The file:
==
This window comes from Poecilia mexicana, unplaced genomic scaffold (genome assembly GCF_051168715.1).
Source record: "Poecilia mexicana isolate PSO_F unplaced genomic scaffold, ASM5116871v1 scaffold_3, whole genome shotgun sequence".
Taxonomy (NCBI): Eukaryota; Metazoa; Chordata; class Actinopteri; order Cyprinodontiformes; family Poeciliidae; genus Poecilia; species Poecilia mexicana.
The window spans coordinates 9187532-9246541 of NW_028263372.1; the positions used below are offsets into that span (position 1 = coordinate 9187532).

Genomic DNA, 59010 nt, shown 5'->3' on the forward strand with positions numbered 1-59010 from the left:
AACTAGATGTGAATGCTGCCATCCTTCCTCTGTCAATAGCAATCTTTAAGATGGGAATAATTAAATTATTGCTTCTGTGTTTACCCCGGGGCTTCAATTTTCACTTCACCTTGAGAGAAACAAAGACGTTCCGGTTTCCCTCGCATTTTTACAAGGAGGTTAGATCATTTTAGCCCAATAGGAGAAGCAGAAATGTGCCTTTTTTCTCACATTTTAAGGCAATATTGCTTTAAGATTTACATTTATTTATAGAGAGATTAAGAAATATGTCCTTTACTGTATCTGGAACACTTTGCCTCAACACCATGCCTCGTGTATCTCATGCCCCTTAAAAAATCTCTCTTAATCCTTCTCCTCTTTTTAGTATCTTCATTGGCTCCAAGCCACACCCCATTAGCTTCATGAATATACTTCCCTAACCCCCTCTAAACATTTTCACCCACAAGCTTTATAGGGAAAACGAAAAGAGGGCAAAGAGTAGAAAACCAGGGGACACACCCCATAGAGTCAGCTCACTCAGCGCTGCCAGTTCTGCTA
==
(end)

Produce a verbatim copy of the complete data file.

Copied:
This window comes from Poecilia mexicana, unplaced genomic scaffold (genome assembly GCF_051168715.1).
Source record: "Poecilia mexicana isolate PSO_F unplaced genomic scaffold, ASM5116871v1 scaffold_3, whole genome shotgun sequence".
Taxonomy (NCBI): Eukaryota; Metazoa; Chordata; class Actinopteri; order Cyprinodontiformes; family Poeciliidae; genus Poecilia; species Poecilia mexicana.
The window spans coordinates 9187532-9246541 of NW_028263372.1; the positions used below are offsets into that span (position 1 = coordinate 9187532).

Genomic DNA, 59010 nt, shown 5'->3' on the forward strand with positions numbered 1-59010 from the left:
AACTAGATGTGAATGCTGCCATCCTTCCTCTGTCAATAGCAATCTTTAAGATGGGAATAATTAAATTATTGCTTCTGTGTTTACCCCGGGGCTTCAATTTTCACTTCACCTTGAGAGAAACAAAGACGTTCCGGTTTCCCTCGCATTTTTACAAGGAGGTTAGATCATTTTAGCCCAATAGGAGAAGCAGAAATGTGCCTTTTTTCTCACATTTTAAGGCAATATTGCTTTAAGATTTACATTTATTTATAGAGAGATTAAGAAATATGTCCTTTACTGTATCTGGAACACTTTGCCTCAACACCATGCCTCGTGTATCTCATGCCCCTTAAAAAATCTCTCTTAATCCTTCTCCTCTTTTTAGTATCTTCATTGGCTCCAAGCCACACCCCATTAGCTTCATGAATATACTTCCCTAACCCCCTCTAAACATTTTCACCCACAAGCTTTATAGGGAAAACGAAAAGAGGGCAAAGAGTAGAAAACCAGGGGACACACCCCATAGAGTCAGCTCACTCAGCGCTGCCAGTTCTGCTA